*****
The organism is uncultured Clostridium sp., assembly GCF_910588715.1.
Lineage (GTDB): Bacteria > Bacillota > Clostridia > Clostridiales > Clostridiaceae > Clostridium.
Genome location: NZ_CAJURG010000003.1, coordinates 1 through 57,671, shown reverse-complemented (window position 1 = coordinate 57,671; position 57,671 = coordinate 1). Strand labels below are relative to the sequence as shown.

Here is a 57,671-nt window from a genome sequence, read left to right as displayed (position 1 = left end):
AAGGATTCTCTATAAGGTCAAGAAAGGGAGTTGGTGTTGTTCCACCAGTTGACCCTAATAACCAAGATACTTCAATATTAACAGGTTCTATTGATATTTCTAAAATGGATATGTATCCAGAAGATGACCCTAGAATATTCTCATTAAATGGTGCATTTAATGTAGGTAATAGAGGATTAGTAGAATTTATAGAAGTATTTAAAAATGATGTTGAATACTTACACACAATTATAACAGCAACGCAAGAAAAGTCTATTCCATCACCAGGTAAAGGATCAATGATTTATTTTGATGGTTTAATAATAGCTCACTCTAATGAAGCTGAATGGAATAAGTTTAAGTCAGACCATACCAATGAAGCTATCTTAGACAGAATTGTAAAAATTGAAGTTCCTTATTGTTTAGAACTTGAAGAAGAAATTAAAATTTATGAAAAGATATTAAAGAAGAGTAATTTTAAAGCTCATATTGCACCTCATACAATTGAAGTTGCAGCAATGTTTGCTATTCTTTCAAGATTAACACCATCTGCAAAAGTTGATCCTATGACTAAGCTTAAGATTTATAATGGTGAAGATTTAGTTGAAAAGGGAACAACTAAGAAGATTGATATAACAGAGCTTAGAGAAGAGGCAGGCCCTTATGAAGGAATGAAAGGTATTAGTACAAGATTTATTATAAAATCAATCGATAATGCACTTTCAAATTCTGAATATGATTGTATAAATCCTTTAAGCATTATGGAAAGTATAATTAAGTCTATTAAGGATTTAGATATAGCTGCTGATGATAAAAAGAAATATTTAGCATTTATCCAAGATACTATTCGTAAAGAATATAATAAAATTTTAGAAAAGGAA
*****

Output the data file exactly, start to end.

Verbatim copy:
The organism is uncultured Clostridium sp., assembly GCF_910588715.1.
Lineage (GTDB): Bacteria > Bacillota > Clostridia > Clostridiales > Clostridiaceae > Clostridium.
Genome location: NZ_CAJURG010000003.1, coordinates 1 through 57,671, shown reverse-complemented (window position 1 = coordinate 57,671; position 57,671 = coordinate 1). Strand labels below are relative to the sequence as shown.

Here is a 57,671-nt window from a genome sequence, read left to right as displayed (position 1 = left end):
AAGGATTCTCTATAAGGTCAAGAAAGGGAGTTGGTGTTGTTCCACCAGTTGACCCTAATAACCAAGATACTTCAATATTAACAGGTTCTATTGATATTTCTAAAATGGATATGTATCCAGAAGATGACCCTAGAATATTCTCATTAAATGGTGCATTTAATGTAGGTAATAGAGGATTAGTAGAATTTATAGAAGTATTTAAAAATGATGTTGAATACTTACACACAATTATAACAGCAACGCAAGAAAAGTCTATTCCATCACCAGGTAAAGGATCAATGATTTATTTTGATGGTTTAATAATAGCTCACTCTAATGAAGCTGAATGGAATAAGTTTAAGTCAGACCATACCAATGAAGCTATCTTAGACAGAATTGTAAAAATTGAAGTTCCTTATTGTTTAGAACTTGAAGAAGAAATTAAAATTTATGAAAAGATATTAAAGAAGAGTAATTTTAAAGCTCATATTGCACCTCATACAATTGAAGTTGCAGCAATGTTTGCTATTCTTTCAAGATTAACACCATCTGCAAAAGTTGATCCTATGACTAAGCTTAAGATTTATAATGGTGAAGATTTAGTTGAAAAGGGAACAACTAAGAAGATTGATATAACAGAGCTTAGAGAAGAGGCAGGCCCTTATGAAGGAATGAAAGGTATTAGTACAAGATTTATTATAAAATCAATCGATAATGCACTTTCAAATTCTGAATATGATTGTATAAATCCTTTAAGCATTATGGAAAGTATAATTAAGTCTATTAAGGATTTAGATATAGCTGCTGATGATAAAAAGAAATATTTAGCATTTATCCAAGATACTATTCGTAAAGAATATAATAAAATTTTAGAAAAGGAA